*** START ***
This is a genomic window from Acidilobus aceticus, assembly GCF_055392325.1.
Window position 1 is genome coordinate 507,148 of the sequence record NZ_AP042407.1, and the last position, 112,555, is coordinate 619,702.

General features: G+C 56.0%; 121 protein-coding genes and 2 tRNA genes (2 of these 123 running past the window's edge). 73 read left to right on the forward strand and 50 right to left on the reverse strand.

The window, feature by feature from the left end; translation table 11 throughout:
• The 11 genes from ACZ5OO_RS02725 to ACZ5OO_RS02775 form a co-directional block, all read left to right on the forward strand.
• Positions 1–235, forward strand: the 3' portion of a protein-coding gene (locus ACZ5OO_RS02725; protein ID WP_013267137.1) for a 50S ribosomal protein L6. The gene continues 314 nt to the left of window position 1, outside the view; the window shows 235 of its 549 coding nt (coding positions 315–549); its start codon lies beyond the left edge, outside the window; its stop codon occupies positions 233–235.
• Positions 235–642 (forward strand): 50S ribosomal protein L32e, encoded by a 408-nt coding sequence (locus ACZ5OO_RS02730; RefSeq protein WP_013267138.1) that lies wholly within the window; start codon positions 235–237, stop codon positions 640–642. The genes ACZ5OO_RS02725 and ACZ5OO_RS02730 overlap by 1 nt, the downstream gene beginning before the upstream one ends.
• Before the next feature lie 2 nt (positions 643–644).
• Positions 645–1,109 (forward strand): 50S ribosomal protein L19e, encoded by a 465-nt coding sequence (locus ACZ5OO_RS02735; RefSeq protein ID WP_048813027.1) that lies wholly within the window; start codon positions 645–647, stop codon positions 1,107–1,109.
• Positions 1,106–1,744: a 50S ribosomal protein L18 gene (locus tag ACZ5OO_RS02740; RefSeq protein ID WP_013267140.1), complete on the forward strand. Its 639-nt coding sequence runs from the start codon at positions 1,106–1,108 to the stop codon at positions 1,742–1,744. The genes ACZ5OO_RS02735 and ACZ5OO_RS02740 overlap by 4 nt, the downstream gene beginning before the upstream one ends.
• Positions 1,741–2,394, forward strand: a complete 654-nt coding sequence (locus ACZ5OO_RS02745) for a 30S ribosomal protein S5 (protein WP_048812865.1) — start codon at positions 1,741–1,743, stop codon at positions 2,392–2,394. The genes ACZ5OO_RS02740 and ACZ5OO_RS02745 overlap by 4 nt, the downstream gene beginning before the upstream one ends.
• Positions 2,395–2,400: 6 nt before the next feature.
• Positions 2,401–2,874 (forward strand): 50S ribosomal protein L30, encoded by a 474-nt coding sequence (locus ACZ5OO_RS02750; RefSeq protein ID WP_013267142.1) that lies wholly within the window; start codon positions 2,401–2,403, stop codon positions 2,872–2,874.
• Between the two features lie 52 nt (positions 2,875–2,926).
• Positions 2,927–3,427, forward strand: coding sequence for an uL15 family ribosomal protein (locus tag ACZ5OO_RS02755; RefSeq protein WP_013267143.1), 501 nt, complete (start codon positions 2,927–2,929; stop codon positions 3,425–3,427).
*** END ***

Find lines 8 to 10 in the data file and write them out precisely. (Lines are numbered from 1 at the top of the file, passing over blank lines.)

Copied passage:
• Before the next feature lie 2 nt (positions 643–644).
• Positions 645–1,109 (forward strand): 50S ribosomal protein L19e, encoded by a 465-nt coding sequence (locus ACZ5OO_RS02735; RefSeq protein ID WP_048813027.1) that lies wholly within the window; start codon positions 645–647, stop codon positions 1,107–1,109.
• Positions 1,106–1,744: a 50S ribosomal protein L18 gene (locus tag ACZ5OO_RS02740; RefSeq protein ID WP_013267140.1), complete on the forward strand. Its 639-nt coding sequence runs from the start codon at positions 1,106–1,108 to the stop codon at positions 1,742–1,744. The genes ACZ5OO_RS02735 and ACZ5OO_RS02740 overlap by 4 nt, the downstream gene beginning before the upstream one ends.